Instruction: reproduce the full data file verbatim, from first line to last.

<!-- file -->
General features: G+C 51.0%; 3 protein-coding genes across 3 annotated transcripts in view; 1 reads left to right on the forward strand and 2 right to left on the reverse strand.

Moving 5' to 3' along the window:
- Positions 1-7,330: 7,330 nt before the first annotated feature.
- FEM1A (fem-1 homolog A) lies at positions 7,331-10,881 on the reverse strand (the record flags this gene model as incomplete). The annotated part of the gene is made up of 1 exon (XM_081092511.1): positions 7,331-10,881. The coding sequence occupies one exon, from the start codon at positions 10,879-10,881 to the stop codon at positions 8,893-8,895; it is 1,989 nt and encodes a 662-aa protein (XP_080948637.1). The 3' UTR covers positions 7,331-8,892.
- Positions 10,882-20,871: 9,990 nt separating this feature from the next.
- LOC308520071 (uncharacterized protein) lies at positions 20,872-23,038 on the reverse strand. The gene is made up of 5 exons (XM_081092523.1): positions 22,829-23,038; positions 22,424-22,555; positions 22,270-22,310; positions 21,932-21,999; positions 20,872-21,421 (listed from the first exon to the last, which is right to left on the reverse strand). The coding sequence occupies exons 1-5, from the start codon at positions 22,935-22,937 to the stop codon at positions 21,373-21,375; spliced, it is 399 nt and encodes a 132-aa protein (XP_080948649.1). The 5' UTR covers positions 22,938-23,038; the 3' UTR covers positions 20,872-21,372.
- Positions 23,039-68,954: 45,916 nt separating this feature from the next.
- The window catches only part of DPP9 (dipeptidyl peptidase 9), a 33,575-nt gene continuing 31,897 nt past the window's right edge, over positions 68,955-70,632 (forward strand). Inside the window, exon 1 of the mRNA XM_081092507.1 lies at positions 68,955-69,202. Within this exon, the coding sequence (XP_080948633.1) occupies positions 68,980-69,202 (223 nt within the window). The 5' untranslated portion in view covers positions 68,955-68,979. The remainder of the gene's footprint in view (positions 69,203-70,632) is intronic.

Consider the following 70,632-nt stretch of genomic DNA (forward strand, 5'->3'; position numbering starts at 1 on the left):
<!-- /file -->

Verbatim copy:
General features: G+C 51.0%; 3 protein-coding genes across 3 annotated transcripts in view; 1 reads left to right on the forward strand and 2 right to left on the reverse strand.

Moving 5' to 3' along the window:
- Positions 1-7,330: 7,330 nt before the first annotated feature.
- FEM1A (fem-1 homolog A) lies at positions 7,331-10,881 on the reverse strand (the record flags this gene model as incomplete). The annotated part of the gene is made up of 1 exon (XM_081092511.1): positions 7,331-10,881. The coding sequence occupies one exon, from the start codon at positions 10,879-10,881 to the stop codon at positions 8,893-8,895; it is 1,989 nt and encodes a 662-aa protein (XP_080948637.1). The 3' UTR covers positions 7,331-8,892.
- Positions 10,882-20,871: 9,990 nt separating this feature from the next.
- LOC308520071 (uncharacterized protein) lies at positions 20,872-23,038 on the reverse strand. The gene is made up of 5 exons (XM_081092523.1): positions 22,829-23,038; positions 22,424-22,555; positions 22,270-22,310; positions 21,932-21,999; positions 20,872-21,421 (listed from the first exon to the last, which is right to left on the reverse strand). The coding sequence occupies exons 1-5, from the start codon at positions 22,935-22,937 to the stop codon at positions 21,373-21,375; spliced, it is 399 nt and encodes a 132-aa protein (XP_080948649.1). The 5' UTR covers positions 22,938-23,038; the 3' UTR covers positions 20,872-21,372.
- Positions 23,039-68,954: 45,916 nt separating this feature from the next.
- The window catches only part of DPP9 (dipeptidyl peptidase 9), a 33,575-nt gene continuing 31,897 nt past the window's right edge, over positions 68,955-70,632 (forward strand). Inside the window, exon 1 of the mRNA XM_081092507.1 lies at positions 68,955-69,202. Within this exon, the coding sequence (XP_080948633.1) occupies positions 68,980-69,202 (223 nt within the window). The 5' untranslated portion in view covers positions 68,955-68,979. The remainder of the gene's footprint in view (positions 69,203-70,632) is intronic.

Consider the following 70,632-nt stretch of genomic DNA (forward strand, 5'->3'; position numbering starts at 1 on the left):